alkaline cell

alkaline cell

[′al·kə‚līn ‚sel]
(electricity)
A primary cell that uses an alkaline electrolyte, usually potassium hydroxide, and delivers about 1.5 volts at much higher current rates than the common carbon-zinc cell. Also known as alkaline-manganese cell.
McGraw-Hill Dictionary of Scientific & Technical Terms, 6E, Copyright © 2003 by The McGraw-Hill Companies, Inc.
Mentioned in ?
References in periodicals archive ?
From alkaline cell batteries at checkout or the photo department to hearing aid batteries located near the pharmacy, strategic placement often leads to impulse sales.
The unit also boasts an integral digital amp and will play for up to 63 hours on one charge of the rechargeable battery (and more if you add a regular alkaline cell).
I know that spinning a physical disk draws a lot more charge out of a NiCad or Alkaline cell than just pushing electrons around inside a semiconductor chip.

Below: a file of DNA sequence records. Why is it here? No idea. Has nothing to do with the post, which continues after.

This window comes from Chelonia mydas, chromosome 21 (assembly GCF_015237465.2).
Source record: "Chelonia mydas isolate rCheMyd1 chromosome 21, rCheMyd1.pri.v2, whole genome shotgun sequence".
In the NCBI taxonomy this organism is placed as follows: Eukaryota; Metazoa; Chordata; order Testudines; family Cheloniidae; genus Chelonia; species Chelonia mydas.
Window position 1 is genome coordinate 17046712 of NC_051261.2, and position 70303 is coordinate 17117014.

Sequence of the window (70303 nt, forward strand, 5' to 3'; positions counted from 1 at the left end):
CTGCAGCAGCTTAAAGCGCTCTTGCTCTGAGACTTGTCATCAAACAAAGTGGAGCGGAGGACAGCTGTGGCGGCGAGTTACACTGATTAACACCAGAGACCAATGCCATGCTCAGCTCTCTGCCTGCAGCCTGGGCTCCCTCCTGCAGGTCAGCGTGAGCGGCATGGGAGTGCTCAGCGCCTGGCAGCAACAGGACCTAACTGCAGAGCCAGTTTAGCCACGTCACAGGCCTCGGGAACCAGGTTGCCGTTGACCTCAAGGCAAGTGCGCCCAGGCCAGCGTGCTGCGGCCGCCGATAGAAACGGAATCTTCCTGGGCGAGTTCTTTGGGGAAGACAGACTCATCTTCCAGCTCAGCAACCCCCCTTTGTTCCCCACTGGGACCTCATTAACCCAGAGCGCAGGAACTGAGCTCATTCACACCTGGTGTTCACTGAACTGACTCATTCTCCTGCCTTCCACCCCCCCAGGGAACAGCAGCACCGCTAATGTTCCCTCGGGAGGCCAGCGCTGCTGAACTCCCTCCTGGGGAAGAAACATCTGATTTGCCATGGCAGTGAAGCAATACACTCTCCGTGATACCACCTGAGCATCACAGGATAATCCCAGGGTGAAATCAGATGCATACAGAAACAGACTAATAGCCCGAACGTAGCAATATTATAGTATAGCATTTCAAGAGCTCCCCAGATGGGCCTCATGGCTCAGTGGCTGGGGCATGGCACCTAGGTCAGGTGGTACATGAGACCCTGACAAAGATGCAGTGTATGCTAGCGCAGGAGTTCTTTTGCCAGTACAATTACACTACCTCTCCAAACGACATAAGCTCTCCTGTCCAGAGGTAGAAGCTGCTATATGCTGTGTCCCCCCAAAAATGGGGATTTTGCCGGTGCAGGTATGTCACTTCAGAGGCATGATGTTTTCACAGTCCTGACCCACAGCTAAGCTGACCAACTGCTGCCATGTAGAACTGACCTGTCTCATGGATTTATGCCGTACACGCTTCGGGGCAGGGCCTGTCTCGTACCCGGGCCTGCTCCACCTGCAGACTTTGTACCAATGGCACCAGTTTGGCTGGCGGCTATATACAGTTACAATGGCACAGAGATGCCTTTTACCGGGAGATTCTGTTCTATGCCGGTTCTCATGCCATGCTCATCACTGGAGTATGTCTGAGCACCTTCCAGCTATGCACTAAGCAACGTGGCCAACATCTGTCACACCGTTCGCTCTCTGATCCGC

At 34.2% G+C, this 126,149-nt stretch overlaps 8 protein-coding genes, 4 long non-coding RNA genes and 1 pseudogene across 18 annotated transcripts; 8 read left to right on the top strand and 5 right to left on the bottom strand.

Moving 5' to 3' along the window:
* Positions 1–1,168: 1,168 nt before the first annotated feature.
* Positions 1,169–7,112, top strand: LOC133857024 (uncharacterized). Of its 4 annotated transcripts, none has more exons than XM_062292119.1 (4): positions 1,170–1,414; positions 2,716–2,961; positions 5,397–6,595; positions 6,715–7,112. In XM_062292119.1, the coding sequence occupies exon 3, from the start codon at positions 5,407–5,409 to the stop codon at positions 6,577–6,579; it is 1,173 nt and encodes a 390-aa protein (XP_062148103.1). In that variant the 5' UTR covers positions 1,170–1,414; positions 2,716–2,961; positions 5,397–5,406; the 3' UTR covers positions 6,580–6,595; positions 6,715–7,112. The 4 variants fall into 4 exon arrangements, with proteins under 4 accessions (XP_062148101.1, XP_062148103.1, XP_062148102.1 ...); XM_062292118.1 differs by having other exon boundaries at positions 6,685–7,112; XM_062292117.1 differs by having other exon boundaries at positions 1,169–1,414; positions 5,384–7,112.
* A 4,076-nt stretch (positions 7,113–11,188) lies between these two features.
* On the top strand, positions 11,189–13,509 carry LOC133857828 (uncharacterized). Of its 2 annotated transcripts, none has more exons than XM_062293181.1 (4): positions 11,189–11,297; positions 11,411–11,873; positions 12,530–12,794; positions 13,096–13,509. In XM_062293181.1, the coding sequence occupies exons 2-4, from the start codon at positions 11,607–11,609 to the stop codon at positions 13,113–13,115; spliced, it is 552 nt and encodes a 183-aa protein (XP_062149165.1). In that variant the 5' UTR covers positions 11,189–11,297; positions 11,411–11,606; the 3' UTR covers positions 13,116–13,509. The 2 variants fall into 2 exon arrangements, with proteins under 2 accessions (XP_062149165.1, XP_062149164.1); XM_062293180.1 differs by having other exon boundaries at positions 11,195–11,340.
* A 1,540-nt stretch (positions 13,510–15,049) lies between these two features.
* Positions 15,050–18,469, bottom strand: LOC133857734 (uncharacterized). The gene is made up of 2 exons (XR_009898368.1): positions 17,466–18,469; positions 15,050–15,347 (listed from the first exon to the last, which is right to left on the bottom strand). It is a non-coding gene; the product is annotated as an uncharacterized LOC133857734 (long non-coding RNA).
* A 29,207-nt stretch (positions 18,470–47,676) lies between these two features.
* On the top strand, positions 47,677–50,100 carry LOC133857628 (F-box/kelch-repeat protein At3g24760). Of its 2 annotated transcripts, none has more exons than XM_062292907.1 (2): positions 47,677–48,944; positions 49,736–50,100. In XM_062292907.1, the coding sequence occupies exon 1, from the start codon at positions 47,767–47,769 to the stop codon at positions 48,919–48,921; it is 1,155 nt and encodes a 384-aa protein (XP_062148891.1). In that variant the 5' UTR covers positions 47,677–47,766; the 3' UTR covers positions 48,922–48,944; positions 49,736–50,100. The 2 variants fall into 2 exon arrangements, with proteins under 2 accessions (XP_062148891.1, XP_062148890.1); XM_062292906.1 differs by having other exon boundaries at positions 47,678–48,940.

* A new type of battery stored 50 percent more energy than an alkaline cell (156: 141).
* Easily accessible battery, with 12- to 50-hr life in a single 9V alkaline cell.
They are a national MCFC program; a cooperative venture for alkaline cell technology between the Netherlands and Belgium; and a cooperative agreement between Kinetics Technology International Corp.
NEW YORK -- Whether alkaline cell batteries are merchandised in photo departments, heavy-duty units are offered in merchandise centers or hearing aid batteries are located near the pharmacy department, all segments of the battery category offer sales opportunities for chain drug retailers.